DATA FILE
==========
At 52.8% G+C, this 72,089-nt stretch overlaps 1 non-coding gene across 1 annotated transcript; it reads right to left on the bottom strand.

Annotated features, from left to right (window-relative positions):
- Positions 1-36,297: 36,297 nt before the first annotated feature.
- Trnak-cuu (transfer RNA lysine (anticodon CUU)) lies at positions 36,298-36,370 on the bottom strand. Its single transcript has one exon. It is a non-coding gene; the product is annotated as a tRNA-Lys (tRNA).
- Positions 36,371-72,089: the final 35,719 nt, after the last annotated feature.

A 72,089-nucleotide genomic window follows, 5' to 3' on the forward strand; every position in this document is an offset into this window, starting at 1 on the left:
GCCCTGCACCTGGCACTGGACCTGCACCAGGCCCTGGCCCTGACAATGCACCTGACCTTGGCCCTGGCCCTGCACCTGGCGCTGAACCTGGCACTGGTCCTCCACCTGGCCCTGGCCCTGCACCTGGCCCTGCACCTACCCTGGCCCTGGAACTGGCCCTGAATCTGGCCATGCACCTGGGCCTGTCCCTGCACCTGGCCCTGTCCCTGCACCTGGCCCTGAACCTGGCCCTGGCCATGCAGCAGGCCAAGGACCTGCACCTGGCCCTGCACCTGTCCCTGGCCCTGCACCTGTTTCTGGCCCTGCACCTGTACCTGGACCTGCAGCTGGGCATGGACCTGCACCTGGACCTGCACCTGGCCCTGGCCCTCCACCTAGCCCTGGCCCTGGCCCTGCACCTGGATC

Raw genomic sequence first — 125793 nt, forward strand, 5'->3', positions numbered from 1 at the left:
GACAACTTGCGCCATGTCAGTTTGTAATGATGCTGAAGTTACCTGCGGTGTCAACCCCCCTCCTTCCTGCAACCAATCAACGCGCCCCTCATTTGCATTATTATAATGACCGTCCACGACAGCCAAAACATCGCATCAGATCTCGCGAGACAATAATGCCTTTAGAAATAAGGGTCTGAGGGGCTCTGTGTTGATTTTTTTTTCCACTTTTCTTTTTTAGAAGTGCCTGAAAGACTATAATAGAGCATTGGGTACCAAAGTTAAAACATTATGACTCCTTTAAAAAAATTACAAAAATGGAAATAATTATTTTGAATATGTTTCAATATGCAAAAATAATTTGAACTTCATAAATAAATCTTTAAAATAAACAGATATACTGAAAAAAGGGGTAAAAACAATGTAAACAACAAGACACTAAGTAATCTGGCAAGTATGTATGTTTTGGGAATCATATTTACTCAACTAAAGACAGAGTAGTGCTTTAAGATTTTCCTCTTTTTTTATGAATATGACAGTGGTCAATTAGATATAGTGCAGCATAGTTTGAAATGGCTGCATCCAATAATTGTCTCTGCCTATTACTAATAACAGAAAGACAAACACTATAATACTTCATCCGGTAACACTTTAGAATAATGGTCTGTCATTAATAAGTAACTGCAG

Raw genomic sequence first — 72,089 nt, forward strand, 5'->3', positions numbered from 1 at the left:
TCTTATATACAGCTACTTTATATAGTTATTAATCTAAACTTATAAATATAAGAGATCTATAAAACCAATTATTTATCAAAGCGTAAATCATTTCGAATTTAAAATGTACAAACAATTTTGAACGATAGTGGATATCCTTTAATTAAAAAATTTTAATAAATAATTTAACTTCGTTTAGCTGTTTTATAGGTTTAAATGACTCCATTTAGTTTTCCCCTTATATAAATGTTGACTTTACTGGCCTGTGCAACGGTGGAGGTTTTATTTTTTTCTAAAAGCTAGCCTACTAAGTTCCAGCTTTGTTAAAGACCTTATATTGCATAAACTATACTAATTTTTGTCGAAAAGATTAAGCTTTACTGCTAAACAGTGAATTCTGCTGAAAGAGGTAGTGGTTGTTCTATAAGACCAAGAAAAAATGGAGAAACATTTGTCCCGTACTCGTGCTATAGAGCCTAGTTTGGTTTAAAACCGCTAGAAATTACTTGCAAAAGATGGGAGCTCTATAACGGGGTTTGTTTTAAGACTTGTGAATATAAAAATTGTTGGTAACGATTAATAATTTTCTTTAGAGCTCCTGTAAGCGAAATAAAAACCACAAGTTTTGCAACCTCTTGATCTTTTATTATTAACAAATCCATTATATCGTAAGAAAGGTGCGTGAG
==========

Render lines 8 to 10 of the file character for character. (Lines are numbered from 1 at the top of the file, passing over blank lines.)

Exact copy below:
Raw genomic sequence first — 125793 nt, forward strand, 5'->3', positions numbered from 1 at the left:
GACAACTTGCGCCATGTCAGTTTGTAATGATGCTGAAGTTACCTGCGGTGTCAACCCCCCTCCTTCCTGCAACCAATCAACGCGCCCCTCATTTGCATTATTATAATGACCGTCCACGACAGCCAAAACATCGCATCAGATCTCGCGAGACAATAATGCCTTTAGAAATAAGGGTCTGAGGGGCTCTGTGTTGATTTTTTTTTCCACTTTTCTTTTTTAGAAGTGCCTGAAAGACTATAATAGAGCATTGGGTACCAAAGTTAAAACATTATGACTCCTTTAAAAAAATTACAAAAATGGAAATAATTATTTTGAATATGTTTCAATATGCAAAAATAATTTGAACTTCATAAATAAATCTTTAAAATAAACAGATATACTGAAAAAAGGGGTAAAAACAATGTAAACAACAAGACACTAAGTAATCTGGCAAGTATGTATGTTTTGGGAATCATATTTACTCAACTAAAGACAGAGTAGTGCTTTAAGATTTTCCTCTTTTTTTATGAATATGACAGTGGTCAATTAGATATAGTGCAGCATAGTTTGAAATGGCTGCATCCAATAATTGTCTCTGCCTATTACTAATAACAGAAAGACAAACACTATAATACTTCATCCGGTAACACTTTAGAATAATGGTCTGTCATTAATAAGTAACTGCAG

Raw genomic sequence first — 72,089 nt, forward strand, 5'->3', positions numbered from 1 at the left: